The simplest way to protect an electrical circuit is to install a fuse. A fuse is not much more than a thin strand of wire that is enclosed in a casing, usually glass, that is located in the circuit. When the circuit is closed, in other words, when current is flowing, the fuse and anything else in the circuit all are subjected to the same current. In the event of increased current, the wire in the fuse melts and the circuit opens, eliminating any further current flow and acting as a safe guard against fire or damage to the wiring. Eaton circuit breakers perform the same function but in a different fashion.
The fuse works perfectly; the only problem is; it just works once and then needs replacing. A circuit breaker performs the identical function of a fuse, opening the circuit in the event of an overload; however, it can be re-set time after time and does not need replacing each time the circuit opens.
How does a circuit breaker work?
Think of Eaton circuit breakers as no more than a simple switch. The switch is actuated by an electromagnet or a bi-metal strip. The hot wire in the circuit is attached to each side of the switch. When the switch is “on,” current can flow through the switch, uninterrupted. The flow of current in a circuit breaker is from one pole of the switch, through the electromagnet or bi-metal strip, to the moving contact of the switch, to the stationary contact and out the opposite pole of the switch.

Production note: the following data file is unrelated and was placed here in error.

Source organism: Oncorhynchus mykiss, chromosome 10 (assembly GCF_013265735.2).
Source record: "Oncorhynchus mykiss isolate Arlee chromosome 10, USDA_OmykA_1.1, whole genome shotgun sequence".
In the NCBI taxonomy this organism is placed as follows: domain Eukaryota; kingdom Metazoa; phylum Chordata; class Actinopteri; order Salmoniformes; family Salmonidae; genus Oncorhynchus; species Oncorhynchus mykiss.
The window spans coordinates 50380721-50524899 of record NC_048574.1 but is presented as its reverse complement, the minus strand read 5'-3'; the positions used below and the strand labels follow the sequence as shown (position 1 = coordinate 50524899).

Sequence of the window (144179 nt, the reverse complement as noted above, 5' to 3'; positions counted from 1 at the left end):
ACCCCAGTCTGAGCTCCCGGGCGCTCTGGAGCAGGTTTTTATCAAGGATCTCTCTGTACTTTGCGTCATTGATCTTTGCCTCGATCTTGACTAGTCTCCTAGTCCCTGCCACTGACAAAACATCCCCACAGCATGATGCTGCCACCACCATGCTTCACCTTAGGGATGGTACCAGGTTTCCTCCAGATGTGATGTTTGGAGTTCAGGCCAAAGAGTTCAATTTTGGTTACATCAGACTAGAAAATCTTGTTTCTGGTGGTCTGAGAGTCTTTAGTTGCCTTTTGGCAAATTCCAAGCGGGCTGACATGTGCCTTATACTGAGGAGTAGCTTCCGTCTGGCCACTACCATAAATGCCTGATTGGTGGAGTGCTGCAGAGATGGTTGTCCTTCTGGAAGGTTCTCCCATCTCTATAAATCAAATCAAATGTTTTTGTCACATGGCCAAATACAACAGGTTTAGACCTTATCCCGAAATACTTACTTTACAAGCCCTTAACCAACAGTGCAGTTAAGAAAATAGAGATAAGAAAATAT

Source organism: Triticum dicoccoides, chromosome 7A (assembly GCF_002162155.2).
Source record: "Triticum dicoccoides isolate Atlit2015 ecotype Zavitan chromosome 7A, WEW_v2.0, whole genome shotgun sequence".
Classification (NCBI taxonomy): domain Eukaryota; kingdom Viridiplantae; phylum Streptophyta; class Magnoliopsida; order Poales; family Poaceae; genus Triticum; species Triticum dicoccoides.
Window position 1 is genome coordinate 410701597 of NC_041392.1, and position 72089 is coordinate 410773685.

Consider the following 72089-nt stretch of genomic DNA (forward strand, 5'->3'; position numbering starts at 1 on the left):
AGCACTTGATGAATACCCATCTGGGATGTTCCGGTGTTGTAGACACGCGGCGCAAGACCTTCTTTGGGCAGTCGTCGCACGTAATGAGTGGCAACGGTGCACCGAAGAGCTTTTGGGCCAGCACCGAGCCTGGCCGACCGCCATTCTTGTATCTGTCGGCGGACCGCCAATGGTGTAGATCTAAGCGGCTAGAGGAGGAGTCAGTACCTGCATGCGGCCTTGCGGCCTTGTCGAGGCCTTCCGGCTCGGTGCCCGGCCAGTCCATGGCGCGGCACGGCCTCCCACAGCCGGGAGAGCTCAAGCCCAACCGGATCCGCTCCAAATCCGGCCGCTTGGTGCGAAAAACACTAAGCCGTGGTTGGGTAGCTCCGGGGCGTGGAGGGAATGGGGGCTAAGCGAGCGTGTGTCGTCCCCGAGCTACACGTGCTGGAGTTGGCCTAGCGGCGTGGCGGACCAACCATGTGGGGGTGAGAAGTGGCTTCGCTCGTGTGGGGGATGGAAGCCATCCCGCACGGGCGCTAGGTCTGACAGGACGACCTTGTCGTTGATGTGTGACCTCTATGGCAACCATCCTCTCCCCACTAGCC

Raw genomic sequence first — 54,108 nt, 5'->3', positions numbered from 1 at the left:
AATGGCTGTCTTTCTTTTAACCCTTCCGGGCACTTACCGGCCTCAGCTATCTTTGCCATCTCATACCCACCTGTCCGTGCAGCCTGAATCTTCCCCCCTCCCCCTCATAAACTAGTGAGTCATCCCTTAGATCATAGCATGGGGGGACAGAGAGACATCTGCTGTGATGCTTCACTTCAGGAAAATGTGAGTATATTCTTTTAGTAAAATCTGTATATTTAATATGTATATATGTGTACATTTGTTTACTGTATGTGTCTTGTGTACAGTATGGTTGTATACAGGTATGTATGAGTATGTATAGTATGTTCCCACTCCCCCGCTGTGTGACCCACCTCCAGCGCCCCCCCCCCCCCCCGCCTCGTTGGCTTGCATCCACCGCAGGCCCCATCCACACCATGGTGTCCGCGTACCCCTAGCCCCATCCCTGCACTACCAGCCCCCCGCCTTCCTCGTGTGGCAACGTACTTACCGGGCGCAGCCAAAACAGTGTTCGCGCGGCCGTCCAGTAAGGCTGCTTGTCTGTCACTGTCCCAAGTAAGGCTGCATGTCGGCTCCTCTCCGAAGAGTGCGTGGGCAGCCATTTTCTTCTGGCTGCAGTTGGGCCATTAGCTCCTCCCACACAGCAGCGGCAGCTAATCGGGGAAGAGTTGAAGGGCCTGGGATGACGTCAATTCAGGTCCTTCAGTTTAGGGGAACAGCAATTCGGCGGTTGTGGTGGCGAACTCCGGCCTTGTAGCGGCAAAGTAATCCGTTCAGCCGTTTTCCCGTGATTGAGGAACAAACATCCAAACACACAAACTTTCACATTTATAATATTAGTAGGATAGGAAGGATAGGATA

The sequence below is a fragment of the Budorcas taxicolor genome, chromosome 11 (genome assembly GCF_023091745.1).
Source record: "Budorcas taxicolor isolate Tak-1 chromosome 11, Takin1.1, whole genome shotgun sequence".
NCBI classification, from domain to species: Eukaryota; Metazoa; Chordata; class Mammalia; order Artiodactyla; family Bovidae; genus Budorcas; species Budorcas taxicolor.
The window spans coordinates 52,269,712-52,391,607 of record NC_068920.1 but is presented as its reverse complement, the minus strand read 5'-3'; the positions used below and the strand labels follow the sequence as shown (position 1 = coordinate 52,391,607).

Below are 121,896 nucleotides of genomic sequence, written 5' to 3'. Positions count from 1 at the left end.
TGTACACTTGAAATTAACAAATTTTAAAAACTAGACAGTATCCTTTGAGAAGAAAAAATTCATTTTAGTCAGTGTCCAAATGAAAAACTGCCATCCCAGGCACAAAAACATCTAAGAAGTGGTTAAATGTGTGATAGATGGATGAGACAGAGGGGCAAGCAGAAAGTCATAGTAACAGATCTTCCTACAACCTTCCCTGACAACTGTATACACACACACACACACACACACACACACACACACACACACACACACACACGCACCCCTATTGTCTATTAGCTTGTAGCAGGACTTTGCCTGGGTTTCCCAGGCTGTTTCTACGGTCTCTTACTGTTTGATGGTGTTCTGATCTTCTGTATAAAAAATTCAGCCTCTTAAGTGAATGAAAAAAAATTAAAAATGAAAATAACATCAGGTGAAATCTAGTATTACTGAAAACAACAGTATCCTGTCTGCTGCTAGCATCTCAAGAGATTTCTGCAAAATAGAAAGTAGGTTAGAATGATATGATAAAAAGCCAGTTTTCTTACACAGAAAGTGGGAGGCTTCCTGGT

When an electromagnet is used in the circuit, the electricity is what magnetizes it. The EMF increases when the current is boosted and decreased when the current drops. If the current elevates to an unsafe level, which is the amperage rating of the circuit breaker, the EMF is strong enough to pull the switch linkage and open the circuit.
When Eaton circuit breakers use a bi-metallic strip to open the circuit, it works on an identical principle. The difference is, the bi-metallic strip bends and in doing so, it moves the linkage and opens the circuit.
In very large circuit breakers, the action is caused by an explosive charge which, when set off, moves a piston which moves the switch linkage, opening the circuit.
Advancements in design:
More advanced designs of circuit breakers use semiconductors to monitor the current levels rather than leave this to electrical devices. Semiconductors are far more concise, and they interrupt an overloaded circuit much faster; however, they are considerably more costly. It is the elevated costs that are the underlying reason that most domestic applications continue to use electromagnetic or bi-metallic operating circuit breakers.